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Surge in service sector investments globally to bolster intra-African services sector

A recent report highlights a significant shift in global investment dynamics favouring the services sector, with analysts predicting a positive impact for intra-African services.

A global shift in foreign direct investment (FDI) dynamics, with investors globally increasingly favouring the service sector over traditional manufacturing, could favour Africa, according to Tanzanian-based analyst, Musila Muoki.

According to a new report by the UN Trade and Development Organization, the global FDI shift is being shaped by “trends in global value chains, technological advancements, geopolitical dynamics and environmental concerns.”

“From 2004 to 2023, the share of cross-border greenfield projects in the services sector jumped from 66% to 81%,” the authors of the report released on April 23 explain.

The trend has been echoed in Africa, where greenfield service sector investment has surged, with FDI inflows as a share of the continent’s GDP being 69% in 2023, up from 40% a decade earlier.

While the global shift carries concerning implications for manufacturing, the pivot towards service trade comes at a time when efforts are being made to bolster intra-African trade under the African Continental Free Trade Area (AfCFTA) agreement.

Musila Muoki, co-founder of Liberty Sparks, a Tanzania-headquartered Think Tank, pointed to Africa’s readiness for a service sector takeoff fueled by AfCFTA, especially since the Trade in Services Protocol has been in force since 2019.

“The protocol is designed to boost intra-African trade around four modes of supply, including cross-border supply, consumption abroad, commercial presence, and enhancing the temporary movement of natural persons,” he explained.

“The fast-tracking of commitments in the adopted schedules to start trading in services is a matter of urgency,” he added.

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Trade in goods under AfCFTA has already proven viable, with countries such as Tanzania, Tunisia, Kenya, Ghana, and South Africa, among others, successfully piloting bilateral trade.

Attention is now shifting towards unleashing the potential of service trade, with sectors like tourism, transport, business, communications, and financial services earmarked as priority areas for development.

“While trade in goods has traditionally received more attention, AfCFTA recognizes the immense potential of services in transforming African economies,” the AfCFTA secretariat indicated in a statement in May 2023.

Recent developments appear to validate this opportunity.

At the World Travel Market Africa B2B Tourism Conference held in Cape Town between April 10 and 12, a groundbreaking partnership was unveiled between two tourism boards, Cape Town Tourism and Victoria Falls Tourism.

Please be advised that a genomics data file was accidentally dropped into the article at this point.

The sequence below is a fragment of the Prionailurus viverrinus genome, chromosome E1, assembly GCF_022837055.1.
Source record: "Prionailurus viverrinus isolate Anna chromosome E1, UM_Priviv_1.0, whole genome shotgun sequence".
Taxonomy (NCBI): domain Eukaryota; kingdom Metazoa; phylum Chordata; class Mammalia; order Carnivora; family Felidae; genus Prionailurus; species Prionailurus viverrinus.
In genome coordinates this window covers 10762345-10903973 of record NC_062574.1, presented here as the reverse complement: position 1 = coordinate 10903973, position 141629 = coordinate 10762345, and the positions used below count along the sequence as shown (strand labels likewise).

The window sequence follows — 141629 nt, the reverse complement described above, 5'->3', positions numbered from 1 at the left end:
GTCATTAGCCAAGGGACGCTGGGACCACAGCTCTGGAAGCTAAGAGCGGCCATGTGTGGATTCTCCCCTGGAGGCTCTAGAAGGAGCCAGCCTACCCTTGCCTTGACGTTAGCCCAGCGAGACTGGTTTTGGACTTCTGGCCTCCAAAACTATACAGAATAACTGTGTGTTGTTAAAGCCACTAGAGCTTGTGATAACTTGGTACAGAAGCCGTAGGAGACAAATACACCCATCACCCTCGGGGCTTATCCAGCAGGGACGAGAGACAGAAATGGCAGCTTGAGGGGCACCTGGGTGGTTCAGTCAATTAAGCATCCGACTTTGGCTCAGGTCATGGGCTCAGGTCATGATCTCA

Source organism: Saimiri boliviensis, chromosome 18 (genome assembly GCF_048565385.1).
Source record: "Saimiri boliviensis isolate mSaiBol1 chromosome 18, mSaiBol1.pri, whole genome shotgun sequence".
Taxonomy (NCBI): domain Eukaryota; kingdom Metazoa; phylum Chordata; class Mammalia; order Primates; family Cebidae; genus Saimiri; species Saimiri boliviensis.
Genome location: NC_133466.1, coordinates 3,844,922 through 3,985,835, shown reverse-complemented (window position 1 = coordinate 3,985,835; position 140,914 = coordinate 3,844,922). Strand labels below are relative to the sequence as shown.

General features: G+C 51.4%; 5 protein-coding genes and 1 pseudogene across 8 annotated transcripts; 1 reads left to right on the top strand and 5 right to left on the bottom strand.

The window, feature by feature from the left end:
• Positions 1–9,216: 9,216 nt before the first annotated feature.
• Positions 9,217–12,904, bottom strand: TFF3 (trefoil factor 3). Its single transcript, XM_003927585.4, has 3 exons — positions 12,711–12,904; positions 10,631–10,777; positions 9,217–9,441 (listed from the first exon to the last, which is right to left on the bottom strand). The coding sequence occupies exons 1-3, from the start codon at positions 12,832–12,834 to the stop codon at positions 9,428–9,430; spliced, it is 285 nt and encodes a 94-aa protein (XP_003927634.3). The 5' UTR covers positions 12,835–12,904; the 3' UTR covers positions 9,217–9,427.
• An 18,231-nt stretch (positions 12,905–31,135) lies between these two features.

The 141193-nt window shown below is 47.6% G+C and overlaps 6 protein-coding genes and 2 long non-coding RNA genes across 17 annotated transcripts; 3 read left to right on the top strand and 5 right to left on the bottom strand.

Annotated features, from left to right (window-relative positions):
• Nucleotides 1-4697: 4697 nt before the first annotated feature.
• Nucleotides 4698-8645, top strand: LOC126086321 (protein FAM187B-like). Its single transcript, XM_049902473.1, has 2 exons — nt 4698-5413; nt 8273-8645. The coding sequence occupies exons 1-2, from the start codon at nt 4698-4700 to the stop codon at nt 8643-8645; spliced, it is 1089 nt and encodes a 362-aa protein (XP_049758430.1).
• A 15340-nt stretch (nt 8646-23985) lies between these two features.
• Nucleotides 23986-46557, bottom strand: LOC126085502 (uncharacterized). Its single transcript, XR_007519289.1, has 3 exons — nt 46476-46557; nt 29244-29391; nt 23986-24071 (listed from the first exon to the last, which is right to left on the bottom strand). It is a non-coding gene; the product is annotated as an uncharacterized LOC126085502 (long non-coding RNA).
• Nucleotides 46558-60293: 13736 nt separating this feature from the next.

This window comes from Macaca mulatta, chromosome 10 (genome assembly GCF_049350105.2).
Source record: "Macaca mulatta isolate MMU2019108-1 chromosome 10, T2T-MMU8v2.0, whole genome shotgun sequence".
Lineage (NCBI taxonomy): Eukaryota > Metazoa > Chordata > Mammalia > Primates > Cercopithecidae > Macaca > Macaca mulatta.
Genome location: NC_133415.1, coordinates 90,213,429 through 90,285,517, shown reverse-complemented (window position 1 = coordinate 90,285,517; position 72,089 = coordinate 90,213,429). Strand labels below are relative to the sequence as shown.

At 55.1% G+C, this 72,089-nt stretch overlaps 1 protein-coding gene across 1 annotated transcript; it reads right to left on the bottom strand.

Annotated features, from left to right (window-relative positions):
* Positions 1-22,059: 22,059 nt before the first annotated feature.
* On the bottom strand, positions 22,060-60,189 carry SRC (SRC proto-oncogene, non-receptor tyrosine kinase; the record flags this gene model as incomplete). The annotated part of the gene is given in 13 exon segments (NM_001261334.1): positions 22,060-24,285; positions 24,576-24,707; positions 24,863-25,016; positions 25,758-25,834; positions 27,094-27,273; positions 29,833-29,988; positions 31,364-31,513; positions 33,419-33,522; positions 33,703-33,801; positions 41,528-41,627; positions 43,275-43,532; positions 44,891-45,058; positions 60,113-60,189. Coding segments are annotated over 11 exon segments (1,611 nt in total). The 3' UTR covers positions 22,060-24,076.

A press statement on the conference website notes that the highlight of the collaboration is the transfer of valuable knowledge from Cape Town Tourism to Victoria Falls.

“This exchange, following a focused site inspection, enabled Victoria Falls to adapt successful strategies and data collection methods, improving the visitor experience.”

Another stride in cross-border services came in April when the Uganda Consulate in Mombasa organised a four-day Uganda culinary event in the Indian Ocean port city and the countries explored cross-cultural tourism collaboration.

Beyond tourism, momentum is also building in the financial services sector, with initiatives like the Pan African Payment and Settlement System (PAPSS) gaining traction as countries pursue instant cross-border payments in local currency.

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Tunisia’s formal entry into PAPSS in February made it the thirteenth central bank member in the system, along with nearly 30 private banks, signalling a concerted effort to streamline cross-border payments within Africa, reducing costs and settlement times.

A 2017 report by the Society for Worldwide Interbank Financial Telecommunication, SWIFT, revealed that about 48% of all intra-African import/export settlements involved intermediation by a bank outside the continent, resulting in high costs and an extended payment settlement time for transactions.

Further, a draft protocol to regulate digital trade within the continent, adopted in February 2024 by African heads of state is a milestone that, upon ratification, is expected to accelerate trade in services under AfCFTA.

Franziska Sucker, an associate professor in the school of law at the University of Witwatersrand, explains the significance of the digital trade protocol.

“It represents a consolidated pan-African approach on digital trade issues, paving the way for regulatory convergence and common standards,” she shared in an article published by The Conversation.